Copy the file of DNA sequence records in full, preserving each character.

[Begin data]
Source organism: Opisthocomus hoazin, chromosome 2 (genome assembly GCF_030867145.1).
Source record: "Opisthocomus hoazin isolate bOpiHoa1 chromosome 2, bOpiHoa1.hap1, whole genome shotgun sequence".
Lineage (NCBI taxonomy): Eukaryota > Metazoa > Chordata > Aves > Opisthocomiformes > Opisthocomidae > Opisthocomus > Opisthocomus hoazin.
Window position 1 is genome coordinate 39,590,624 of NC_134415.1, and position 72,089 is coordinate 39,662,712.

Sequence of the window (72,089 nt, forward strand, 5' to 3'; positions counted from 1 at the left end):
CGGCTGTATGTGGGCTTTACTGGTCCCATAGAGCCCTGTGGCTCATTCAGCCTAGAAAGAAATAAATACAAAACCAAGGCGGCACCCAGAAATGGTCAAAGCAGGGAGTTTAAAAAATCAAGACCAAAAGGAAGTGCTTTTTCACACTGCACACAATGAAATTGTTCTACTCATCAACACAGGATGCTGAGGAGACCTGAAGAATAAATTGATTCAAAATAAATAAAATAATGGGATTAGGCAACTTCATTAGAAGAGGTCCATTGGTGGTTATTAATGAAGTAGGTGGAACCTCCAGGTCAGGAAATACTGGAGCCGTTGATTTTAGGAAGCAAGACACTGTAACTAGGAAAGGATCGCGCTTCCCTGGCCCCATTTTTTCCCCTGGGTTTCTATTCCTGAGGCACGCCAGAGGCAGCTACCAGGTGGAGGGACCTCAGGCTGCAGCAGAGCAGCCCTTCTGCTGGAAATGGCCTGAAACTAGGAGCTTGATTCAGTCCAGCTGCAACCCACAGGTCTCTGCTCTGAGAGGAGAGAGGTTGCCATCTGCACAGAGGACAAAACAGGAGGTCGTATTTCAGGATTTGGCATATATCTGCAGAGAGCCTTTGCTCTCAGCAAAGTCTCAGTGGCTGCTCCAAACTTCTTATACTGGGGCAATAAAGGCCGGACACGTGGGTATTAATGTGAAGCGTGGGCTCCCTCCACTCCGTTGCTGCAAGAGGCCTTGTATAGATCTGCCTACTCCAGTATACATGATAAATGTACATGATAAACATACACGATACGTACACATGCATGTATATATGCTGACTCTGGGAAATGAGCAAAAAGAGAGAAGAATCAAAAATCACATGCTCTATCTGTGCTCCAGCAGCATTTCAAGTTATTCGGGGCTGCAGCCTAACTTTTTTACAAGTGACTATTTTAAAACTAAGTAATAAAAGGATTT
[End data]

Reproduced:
Source organism: Opisthocomus hoazin, chromosome 2 (genome assembly GCF_030867145.1).
Source record: "Opisthocomus hoazin isolate bOpiHoa1 chromosome 2, bOpiHoa1.hap1, whole genome shotgun sequence".
Lineage (NCBI taxonomy): Eukaryota > Metazoa > Chordata > Aves > Opisthocomiformes > Opisthocomidae > Opisthocomus > Opisthocomus hoazin.
Window position 1 is genome coordinate 39,590,624 of NC_134415.1, and position 72,089 is coordinate 39,662,712.

Sequence of the window (72,089 nt, forward strand, 5' to 3'; positions counted from 1 at the left end):
CGGCTGTATGTGGGCTTTACTGGTCCCATAGAGCCCTGTGGCTCATTCAGCCTAGAAAGAAATAAATACAAAACCAAGGCGGCACCCAGAAATGGTCAAAGCAGGGAGTTTAAAAAATCAAGACCAAAAGGAAGTGCTTTTTCACACTGCACACAATGAAATTGTTCTACTCATCAACACAGGATGCTGAGGAGACCTGAAGAATAAATTGATTCAAAATAAATAAAATAATGGGATTAGGCAACTTCATTAGAAGAGGTCCATTGGTGGTTATTAATGAAGTAGGTGGAACCTCCAGGTCAGGAAATACTGGAGCCGTTGATTTTAGGAAGCAAGACACTGTAACTAGGAAAGGATCGCGCTTCCCTGGCCCCATTTTTTCCCCTGGGTTTCTATTCCTGAGGCACGCCAGAGGCAGCTACCAGGTGGAGGGACCTCAGGCTGCAGCAGAGCAGCCCTTCTGCTGGAAATGGCCTGAAACTAGGAGCTTGATTCAGTCCAGCTGCAACCCACAGGTCTCTGCTCTGAGAGGAGAGAGGTTGCCATCTGCACAGAGGACAAAACAGGAGGTCGTATTTCAGGATTTGGCATATATCTGCAGAGAGCCTTTGCTCTCAGCAAAGTCTCAGTGGCTGCTCCAAACTTCTTATACTGGGGCAATAAAGGCCGGACACGTGGGTATTAATGTGAAGCGTGGGCTCCCTCCACTCCGTTGCTGCAAGAGGCCTTGTATAGATCTGCCTACTCCAGTATACATGATAAATGTACATGATAAACATACACGATACGTACACATGCATGTATATATGCTGACTCTGGGAAATGAGCAAAAAGAGAGAAGAATCAAAAATCACATGCTCTATCTGTGCTCCAGCAGCATTTCAAGTTATTCGGGGCTGCAGCCTAACTTTTTTACAAGTGACTATTTTAAAACTAAGTAATAAAAGGATTT